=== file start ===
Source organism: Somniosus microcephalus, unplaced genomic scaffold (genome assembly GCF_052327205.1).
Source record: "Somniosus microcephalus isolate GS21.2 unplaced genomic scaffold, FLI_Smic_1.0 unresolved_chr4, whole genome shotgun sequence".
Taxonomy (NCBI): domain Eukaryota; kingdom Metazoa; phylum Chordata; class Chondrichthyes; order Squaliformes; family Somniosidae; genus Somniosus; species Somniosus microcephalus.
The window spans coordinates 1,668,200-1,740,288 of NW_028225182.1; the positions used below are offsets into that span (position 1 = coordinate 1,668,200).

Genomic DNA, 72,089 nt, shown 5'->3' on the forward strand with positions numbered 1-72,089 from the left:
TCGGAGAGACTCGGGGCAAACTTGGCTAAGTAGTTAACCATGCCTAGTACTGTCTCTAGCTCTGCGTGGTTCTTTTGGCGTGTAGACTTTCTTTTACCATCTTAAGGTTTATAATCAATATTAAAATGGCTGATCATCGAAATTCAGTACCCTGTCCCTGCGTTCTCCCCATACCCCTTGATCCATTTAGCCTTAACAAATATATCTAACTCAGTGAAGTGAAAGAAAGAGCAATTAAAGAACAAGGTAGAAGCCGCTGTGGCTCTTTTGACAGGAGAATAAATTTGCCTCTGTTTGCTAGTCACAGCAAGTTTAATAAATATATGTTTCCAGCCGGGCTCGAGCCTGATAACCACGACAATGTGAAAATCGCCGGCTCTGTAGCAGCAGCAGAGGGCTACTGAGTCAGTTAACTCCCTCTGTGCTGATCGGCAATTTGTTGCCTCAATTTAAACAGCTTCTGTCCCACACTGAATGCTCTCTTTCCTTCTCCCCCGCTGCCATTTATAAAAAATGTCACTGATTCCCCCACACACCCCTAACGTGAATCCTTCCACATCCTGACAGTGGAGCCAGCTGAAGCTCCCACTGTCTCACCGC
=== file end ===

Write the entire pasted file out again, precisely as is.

Source organism: Somniosus microcephalus, unplaced genomic scaffold (genome assembly GCF_052327205.1).
Source record: "Somniosus microcephalus isolate GS21.2 unplaced genomic scaffold, FLI_Smic_1.0 unresolved_chr4, whole genome shotgun sequence".
Taxonomy (NCBI): domain Eukaryota; kingdom Metazoa; phylum Chordata; class Chondrichthyes; order Squaliformes; family Somniosidae; genus Somniosus; species Somniosus microcephalus.
The window spans coordinates 1,668,200-1,740,288 of NW_028225182.1; the positions used below are offsets into that span (position 1 = coordinate 1,668,200).

Genomic DNA, 72,089 nt, shown 5'->3' on the forward strand with positions numbered 1-72,089 from the left:
TCGGAGAGACTCGGGGCAAACTTGGCTAAGTAGTTAACCATGCCTAGTACTGTCTCTAGCTCTGCGTGGTTCTTTTGGCGTGTAGACTTTCTTTTACCATCTTAAGGTTTATAATCAATATTAAAATGGCTGATCATCGAAATTCAGTACCCTGTCCCTGCGTTCTCCCCATACCCCTTGATCCATTTAGCCTTAACAAATATATCTAACTCAGTGAAGTGAAAGAAAGAGCAATTAAAGAACAAGGTAGAAGCCGCTGTGGCTCTTTTGACAGGAGAATAAATTTGCCTCTGTTTGCTAGTCACAGCAAGTTTAATAAATATATGTTTCCAGCCGGGCTCGAGCCTGATAACCACGACAATGTGAAAATCGCCGGCTCTGTAGCAGCAGCAGAGGGCTACTGAGTCAGTTAACTCCCTCTGTGCTGATCGGCAATTTGTTGCCTCAATTTAAACAGCTTCTGTCCCACACTGAATGCTCTCTTTCCTTCTCCCCCGCTGCCATTTATAAAAAATGTCACTGATTCCCCCACACACCCCTAACGTGAATCCTTCCACATCCTGACAGTGGAGCCAGCTGAAGCTCCCACTGTCTCACCGC